To many people, The Wire illustrates all the reasons why capitalism caused the problems of Baltimore and other cities. Any understanding of market forces goes over their head. But to libertarian leaning economists like Robin and Alex Tabborak, The Wire is obviously illustrating how market forces work and the problems that arise when we ignore these forces. We can give these men fish; they already know calculus.

9 thoughts on “In Order To Give A Man A Fish, You Must First Teach Him How To Eat It”

1. IMO the “fish” that The Wire is giving people is a way of seeing reality in terms of complex, interrelated systems that occur from the individual to the cultural scale.

I think the “it’s capitalism’s fault” is a mis- or incomplete reading. The problem The Wire highlights more seems to be one of human error, self-interest and institutional entropy. Insofar as capitalism exacerbates those failure modes, they are “capitalism’s fault.” But, basically, I don’t think the point of The Wire was to give a “correct answer,” but more to point out that there is so much more data to be sifted through to arrive at a correct answer than we could ever imagine.

So if some people are naturally inclined to see the world complexly, I’d agree you could say the people you reference already have calculus–and you may be right! If one is more satisfied by prestige television one may be going into one’s tv experience with higher complexity expectations.

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1. If The Wire’s point is “It’s way more complicated than you think” – great! I actually haven’t seen The Wire, so, uhhh, I may have just been talking out of my ass a little bit.

I think the basic structure of my point is unchanged though – maybe some people get that the reality of the situation is a little more complicated than they imagined, but almost everyone I’ve read talking about the wire is saying something along the lines of “Boo capitalism!” or “Rah rah capitalism!” (My sample is admittedly very biased and I await my point to be refuted.)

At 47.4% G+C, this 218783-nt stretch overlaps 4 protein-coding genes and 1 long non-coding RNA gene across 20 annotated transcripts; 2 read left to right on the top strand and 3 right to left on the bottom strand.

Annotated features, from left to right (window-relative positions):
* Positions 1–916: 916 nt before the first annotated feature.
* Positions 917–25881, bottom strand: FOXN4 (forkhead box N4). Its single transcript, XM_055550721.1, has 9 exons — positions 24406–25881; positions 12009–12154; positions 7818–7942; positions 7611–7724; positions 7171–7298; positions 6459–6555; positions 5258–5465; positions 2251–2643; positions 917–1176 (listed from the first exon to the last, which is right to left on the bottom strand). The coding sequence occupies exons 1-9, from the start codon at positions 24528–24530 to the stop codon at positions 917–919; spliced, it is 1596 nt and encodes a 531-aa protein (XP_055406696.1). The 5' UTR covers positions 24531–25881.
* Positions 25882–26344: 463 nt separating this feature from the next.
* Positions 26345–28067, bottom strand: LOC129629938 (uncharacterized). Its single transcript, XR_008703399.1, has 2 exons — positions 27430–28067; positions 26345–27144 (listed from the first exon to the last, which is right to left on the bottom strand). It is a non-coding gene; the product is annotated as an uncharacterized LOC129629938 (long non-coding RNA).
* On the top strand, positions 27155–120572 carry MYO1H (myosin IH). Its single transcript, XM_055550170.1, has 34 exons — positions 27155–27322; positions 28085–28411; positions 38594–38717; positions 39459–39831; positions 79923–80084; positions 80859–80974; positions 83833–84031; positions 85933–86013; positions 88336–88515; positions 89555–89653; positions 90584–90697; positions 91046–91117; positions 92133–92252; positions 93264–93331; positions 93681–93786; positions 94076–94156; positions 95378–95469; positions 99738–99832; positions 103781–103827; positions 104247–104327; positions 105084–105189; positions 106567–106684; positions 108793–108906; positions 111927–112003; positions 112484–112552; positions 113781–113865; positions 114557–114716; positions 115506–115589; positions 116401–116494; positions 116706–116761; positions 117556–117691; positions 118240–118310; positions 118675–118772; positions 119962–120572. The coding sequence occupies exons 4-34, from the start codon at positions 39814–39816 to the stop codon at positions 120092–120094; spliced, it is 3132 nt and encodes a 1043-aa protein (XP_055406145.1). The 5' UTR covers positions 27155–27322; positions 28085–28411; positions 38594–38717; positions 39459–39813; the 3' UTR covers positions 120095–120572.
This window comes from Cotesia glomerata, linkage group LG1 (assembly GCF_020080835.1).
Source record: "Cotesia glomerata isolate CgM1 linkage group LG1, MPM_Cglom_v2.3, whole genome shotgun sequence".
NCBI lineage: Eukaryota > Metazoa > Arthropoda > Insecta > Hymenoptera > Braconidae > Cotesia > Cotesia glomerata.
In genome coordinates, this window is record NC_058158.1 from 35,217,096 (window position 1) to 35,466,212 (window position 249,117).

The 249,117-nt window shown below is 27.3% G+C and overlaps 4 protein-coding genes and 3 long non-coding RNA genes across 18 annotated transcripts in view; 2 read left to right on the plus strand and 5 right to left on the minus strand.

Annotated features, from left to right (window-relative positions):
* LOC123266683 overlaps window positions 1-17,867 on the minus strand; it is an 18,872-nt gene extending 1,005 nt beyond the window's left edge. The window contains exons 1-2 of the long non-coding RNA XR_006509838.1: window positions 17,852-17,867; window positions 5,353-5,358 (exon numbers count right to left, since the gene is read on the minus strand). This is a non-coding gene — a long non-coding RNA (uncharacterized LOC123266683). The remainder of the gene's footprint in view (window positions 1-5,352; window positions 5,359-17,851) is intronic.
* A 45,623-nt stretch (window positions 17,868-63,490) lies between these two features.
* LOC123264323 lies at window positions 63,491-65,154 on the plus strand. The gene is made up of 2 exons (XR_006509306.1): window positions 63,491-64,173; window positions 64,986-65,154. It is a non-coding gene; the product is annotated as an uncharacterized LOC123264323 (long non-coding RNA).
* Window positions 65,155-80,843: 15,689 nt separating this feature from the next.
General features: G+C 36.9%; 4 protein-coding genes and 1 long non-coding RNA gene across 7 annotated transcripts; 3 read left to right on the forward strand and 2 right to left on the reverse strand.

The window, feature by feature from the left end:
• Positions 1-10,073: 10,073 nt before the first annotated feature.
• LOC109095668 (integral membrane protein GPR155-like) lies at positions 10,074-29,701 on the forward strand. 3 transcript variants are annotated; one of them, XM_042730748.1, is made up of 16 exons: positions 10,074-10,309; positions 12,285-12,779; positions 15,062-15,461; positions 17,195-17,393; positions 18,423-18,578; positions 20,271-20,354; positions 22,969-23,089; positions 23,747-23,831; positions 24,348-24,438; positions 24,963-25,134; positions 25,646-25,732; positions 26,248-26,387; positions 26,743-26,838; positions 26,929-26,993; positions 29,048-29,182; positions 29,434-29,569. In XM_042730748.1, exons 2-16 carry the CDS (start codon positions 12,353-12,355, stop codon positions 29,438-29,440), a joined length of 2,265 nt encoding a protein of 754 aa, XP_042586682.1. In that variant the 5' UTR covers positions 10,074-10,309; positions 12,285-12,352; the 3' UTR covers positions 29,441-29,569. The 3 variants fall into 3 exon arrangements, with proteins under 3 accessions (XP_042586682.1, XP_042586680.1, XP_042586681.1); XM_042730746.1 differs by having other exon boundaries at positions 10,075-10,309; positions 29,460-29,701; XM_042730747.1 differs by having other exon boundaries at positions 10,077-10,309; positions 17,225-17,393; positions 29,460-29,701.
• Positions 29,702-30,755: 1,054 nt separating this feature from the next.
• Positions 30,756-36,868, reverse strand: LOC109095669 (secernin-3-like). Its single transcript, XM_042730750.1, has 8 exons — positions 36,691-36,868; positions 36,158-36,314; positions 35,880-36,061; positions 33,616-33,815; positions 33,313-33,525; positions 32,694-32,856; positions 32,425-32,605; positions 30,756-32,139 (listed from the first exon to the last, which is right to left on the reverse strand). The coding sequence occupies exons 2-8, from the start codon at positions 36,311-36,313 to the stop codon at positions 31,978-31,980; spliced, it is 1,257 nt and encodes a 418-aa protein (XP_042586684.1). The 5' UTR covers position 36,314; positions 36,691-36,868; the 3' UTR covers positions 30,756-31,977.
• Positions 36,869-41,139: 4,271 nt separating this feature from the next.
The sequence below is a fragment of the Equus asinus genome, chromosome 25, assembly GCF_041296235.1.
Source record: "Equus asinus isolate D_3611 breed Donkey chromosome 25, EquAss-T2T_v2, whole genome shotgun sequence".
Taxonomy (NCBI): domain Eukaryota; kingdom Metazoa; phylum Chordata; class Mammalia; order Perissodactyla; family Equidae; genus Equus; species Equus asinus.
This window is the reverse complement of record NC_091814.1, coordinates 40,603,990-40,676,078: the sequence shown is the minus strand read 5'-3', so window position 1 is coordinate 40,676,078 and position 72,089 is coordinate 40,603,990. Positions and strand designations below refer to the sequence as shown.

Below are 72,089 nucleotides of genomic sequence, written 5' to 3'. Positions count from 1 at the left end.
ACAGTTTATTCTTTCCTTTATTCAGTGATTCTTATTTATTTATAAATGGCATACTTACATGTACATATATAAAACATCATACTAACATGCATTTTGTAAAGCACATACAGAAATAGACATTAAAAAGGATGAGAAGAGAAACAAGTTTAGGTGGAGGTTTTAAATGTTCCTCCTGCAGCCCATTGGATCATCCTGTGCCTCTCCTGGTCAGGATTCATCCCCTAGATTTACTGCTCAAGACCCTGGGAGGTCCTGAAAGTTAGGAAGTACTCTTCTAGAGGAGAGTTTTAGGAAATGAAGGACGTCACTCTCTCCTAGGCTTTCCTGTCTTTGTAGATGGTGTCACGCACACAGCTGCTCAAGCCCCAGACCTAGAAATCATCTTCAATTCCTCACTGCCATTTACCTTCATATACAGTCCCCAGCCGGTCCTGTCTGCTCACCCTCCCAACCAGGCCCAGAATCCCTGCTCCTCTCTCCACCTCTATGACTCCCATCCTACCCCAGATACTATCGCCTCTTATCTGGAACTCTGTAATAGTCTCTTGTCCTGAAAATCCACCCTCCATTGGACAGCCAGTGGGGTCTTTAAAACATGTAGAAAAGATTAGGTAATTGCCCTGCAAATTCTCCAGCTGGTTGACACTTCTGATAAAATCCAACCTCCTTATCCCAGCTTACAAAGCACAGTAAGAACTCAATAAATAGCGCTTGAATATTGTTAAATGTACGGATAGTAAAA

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2. Some rambling thoughts:

I like the idea I read once (about writing, specifically, originally) that art is simply a form of mind control that enables the author to force the viewer to think or feel certain things — with varying degrees of success/accuracy depending on the author’s intent and skill. That is, some artists create art in order to lead you to a certain conclusion, but others want to lead you to a certain question. However, owing to the inherent inaccuracy of any medium of communication, intent of the creator can be misinterpreted, right?

The Wire is a great example to consider, since it’s interesting with respect to what important ideas the show is communicating — either in practice or in Simon’s intent. Personally having watched the show, I definitely came away with the more libertarian take on it, and was subsequently surprised to learn that Simon is in many ways a statist. I agree with Haley that he probably intended, rather than taking a stab at making a point either pro or anti-state, was just to show people how complicated things are.

“can art realistically convey new concepts to people often? Or efficiently?”

I think the answer to this is unequivocally “yes”, but I think a harder question is “can an artist accurately and efficiently convey their intended concept to people”, and I think that’s much harder to answer positively..

There is of course the case to consider of propaganda vs. art and what (if any) differences there are.

Lastly, I thought this post was going to turn into an economic/mathematic exploration of the marginal utility of art. I am not sure if I’m relieved or disappointed that it didn’t.

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1. Is the category of propaganda distinct from the category of ‘art made to teach a lesson’? Except for ‘art made to teach the technical skills required to make art’, I can’t immediately think of any examples. And of art that only incidentally teaches a lesson, it can’t be expected to be very good at it.

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2. I think your point about intentions is great. I often feel like the reasons artists like their work and the reasons their work is popular are completely different. Much of art feels like throwing spaghetti against a wall and seeing what sticks, then bullshitting some reason about why it stuck. It’s the humanities’ version of p-hacking.

But I don’t really understand art, so it’s not surprising that it all seems like chaos and bullshit to me. Except for the art that I like. THAT art contains deep meaning, of course, and is intrinsically valuable.

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1. I prefer the other way though because it suggests the intuition of a percentage change. I don’t know of any good intuition for the dlog/dlog definition.

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1. Hm — I mentioned it specifically because it also gives the intuition of a percentage change; an ordinary derivative is a ratio of additive changes, this is a ratio of multiplicative changes.

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1. Ah, that’s a good point. I always thought people favored the log/log version for notational economy.